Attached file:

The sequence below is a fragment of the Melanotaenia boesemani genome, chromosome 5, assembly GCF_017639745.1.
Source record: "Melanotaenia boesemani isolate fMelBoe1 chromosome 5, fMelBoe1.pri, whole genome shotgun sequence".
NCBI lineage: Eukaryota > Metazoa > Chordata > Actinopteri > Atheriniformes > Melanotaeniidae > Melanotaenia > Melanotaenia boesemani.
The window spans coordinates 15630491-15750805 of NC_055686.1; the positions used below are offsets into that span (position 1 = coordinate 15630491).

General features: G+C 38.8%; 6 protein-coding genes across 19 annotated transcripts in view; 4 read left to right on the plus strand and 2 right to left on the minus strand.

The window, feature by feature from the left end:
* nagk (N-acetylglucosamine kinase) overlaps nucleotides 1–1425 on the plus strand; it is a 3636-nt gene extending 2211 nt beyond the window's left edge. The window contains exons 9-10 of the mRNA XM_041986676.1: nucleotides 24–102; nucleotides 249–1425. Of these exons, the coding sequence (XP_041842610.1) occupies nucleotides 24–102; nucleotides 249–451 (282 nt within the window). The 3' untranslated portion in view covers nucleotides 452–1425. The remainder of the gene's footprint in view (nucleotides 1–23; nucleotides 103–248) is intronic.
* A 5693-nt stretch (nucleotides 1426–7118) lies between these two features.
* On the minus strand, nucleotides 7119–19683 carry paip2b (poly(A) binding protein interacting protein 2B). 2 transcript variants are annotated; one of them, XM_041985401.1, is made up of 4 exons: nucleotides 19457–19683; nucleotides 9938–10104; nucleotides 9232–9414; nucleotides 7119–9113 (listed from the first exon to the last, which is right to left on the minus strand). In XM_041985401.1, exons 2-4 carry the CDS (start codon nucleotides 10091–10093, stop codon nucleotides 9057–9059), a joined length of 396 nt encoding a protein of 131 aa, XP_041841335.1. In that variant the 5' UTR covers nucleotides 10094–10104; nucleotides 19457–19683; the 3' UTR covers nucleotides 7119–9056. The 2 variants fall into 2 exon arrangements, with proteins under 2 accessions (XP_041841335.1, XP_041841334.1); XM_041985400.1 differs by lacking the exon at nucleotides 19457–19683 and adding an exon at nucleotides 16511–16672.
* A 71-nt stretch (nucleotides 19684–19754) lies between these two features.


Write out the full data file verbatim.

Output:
The sequence below is a fragment of the Melanotaenia boesemani genome, chromosome 5, assembly GCF_017639745.1.
Source record: "Melanotaenia boesemani isolate fMelBoe1 chromosome 5, fMelBoe1.pri, whole genome shotgun sequence".
NCBI lineage: Eukaryota > Metazoa > Chordata > Actinopteri > Atheriniformes > Melanotaeniidae > Melanotaenia > Melanotaenia boesemani.
The window spans coordinates 15630491-15750805 of NC_055686.1; the positions used below are offsets into that span (position 1 = coordinate 15630491).

General features: G+C 38.8%; 6 protein-coding genes across 19 annotated transcripts in view; 4 read left to right on the plus strand and 2 right to left on the minus strand.

The window, feature by feature from the left end:
* nagk (N-acetylglucosamine kinase) overlaps nucleotides 1–1425 on the plus strand; it is a 3636-nt gene extending 2211 nt beyond the window's left edge. The window contains exons 9-10 of the mRNA XM_041986676.1: nucleotides 24–102; nucleotides 249–1425. Of these exons, the coding sequence (XP_041842610.1) occupies nucleotides 24–102; nucleotides 249–451 (282 nt within the window). The 3' untranslated portion in view covers nucleotides 452–1425. The remainder of the gene's footprint in view (nucleotides 1–23; nucleotides 103–248) is intronic.
* A 5693-nt stretch (nucleotides 1426–7118) lies between these two features.
* On the minus strand, nucleotides 7119–19683 carry paip2b (poly(A) binding protein interacting protein 2B). 2 transcript variants are annotated; one of them, XM_041985401.1, is made up of 4 exons: nucleotides 19457–19683; nucleotides 9938–10104; nucleotides 9232–9414; nucleotides 7119–9113 (listed from the first exon to the last, which is right to left on the minus strand). In XM_041985401.1, exons 2-4 carry the CDS (start codon nucleotides 10091–10093, stop codon nucleotides 9057–9059), a joined length of 396 nt encoding a protein of 131 aa, XP_041841335.1. In that variant the 5' UTR covers nucleotides 10094–10104; nucleotides 19457–19683; the 3' UTR covers nucleotides 7119–9056. The 2 variants fall into 2 exon arrangements, with proteins under 2 accessions (XP_041841335.1, XP_041841334.1); XM_041985400.1 differs by lacking the exon at nucleotides 19457–19683 and adding an exon at nucleotides 16511–16672.
* A 71-nt stretch (nucleotides 19684–19754) lies between these two features.